Showing posts from 2018

Ease of Doing Business and States export performance

Do business reforms lead to better export performance? Are there any other measure(s) that correlate with export performance by Indian states? We can measure merchandise export performance of states against Ease of Doing Business and also against the Logistics Ease Across Different States (LEADS) index for some preliminary understanding of the matter in Indian context. India has a Business Reforms score  that measures the individual states in terms of ease of doing business, on similar lines as that of World Bank's (WB) Ease of Doing Business (EoDB). This is to help identify the reforms required to make doing business easier. The score card - let's call it EoDB for the sake of the simplicity - is maintained for all states and union territories of India. LEADS index is relatively new. It has been created on the lines of World Bank's logistics performance index and covers various states and union territories of India. The 2018 report prepared by Deloitte for ministry of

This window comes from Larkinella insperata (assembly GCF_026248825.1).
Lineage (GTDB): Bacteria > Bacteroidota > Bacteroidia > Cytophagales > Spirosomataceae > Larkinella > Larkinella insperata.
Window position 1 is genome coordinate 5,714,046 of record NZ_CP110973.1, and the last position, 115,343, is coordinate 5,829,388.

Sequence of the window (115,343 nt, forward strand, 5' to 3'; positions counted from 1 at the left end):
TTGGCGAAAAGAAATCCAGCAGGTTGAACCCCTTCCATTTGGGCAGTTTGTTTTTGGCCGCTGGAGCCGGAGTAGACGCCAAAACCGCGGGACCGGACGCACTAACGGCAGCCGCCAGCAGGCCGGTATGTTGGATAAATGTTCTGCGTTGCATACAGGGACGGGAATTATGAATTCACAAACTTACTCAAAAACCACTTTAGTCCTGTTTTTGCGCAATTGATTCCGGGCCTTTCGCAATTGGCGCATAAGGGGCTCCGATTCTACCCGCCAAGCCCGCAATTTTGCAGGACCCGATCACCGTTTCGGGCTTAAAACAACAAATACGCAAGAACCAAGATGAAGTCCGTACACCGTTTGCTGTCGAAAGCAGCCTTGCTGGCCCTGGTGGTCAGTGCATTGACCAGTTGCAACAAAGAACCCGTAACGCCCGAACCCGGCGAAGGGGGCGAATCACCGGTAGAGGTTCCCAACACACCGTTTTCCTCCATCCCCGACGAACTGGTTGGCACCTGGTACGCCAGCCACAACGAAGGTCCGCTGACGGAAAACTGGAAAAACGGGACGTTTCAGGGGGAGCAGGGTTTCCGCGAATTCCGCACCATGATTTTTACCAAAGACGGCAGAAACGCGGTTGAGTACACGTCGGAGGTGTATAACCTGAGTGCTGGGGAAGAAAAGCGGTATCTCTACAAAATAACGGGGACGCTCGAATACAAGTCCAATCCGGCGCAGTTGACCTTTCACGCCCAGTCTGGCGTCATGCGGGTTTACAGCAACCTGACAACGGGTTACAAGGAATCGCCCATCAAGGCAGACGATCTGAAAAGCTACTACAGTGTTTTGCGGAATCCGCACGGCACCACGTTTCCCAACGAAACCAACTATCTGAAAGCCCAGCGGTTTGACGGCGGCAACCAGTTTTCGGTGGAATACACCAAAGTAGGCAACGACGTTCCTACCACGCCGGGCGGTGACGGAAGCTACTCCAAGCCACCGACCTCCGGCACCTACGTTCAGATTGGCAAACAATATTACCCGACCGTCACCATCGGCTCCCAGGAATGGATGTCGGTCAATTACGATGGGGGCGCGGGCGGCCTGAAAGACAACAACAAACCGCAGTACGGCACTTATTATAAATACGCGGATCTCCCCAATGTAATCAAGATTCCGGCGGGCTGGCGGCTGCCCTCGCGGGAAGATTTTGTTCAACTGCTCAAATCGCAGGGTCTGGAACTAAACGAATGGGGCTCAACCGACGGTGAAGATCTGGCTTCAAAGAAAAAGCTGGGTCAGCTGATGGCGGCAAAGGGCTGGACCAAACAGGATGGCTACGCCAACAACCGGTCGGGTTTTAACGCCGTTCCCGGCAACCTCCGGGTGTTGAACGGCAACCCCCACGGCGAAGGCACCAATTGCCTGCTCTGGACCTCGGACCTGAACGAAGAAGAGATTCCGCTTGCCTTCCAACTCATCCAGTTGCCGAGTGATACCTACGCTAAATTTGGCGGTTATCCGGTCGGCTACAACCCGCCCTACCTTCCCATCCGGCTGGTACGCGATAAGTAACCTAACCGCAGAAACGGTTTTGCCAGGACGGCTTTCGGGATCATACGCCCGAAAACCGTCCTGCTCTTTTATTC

November numbers for foreign trade - some points

The November 2018 numbers for India's foreign trade are here . The summary for April-Nov 2018 is as shown in the figure below: Trade stats of India - Summary At this rate, we would end up with an annual deficit of around 192 Billion USD, a significant jump from a deficit of around 162 Billion USD during last financial year. The below are the numbers for last financial years imports listed in descending order of value of imports (excel online may take time to load). The first item in the list, the mineral fuels and oils, is a necessary need as India doesn't produce any oil. Out of the imported crude coming under this chapter, we refine and export around 38 Billion USD refined petroleum products. Thus the net deficit is around 94 Billion USD. This is the fuel oil bill for India every year. The second item in the list, the pearls precious stones and metal, mainly constitute of imports of diamonds and gold. India is the largest diamond polisher, and one of the bigge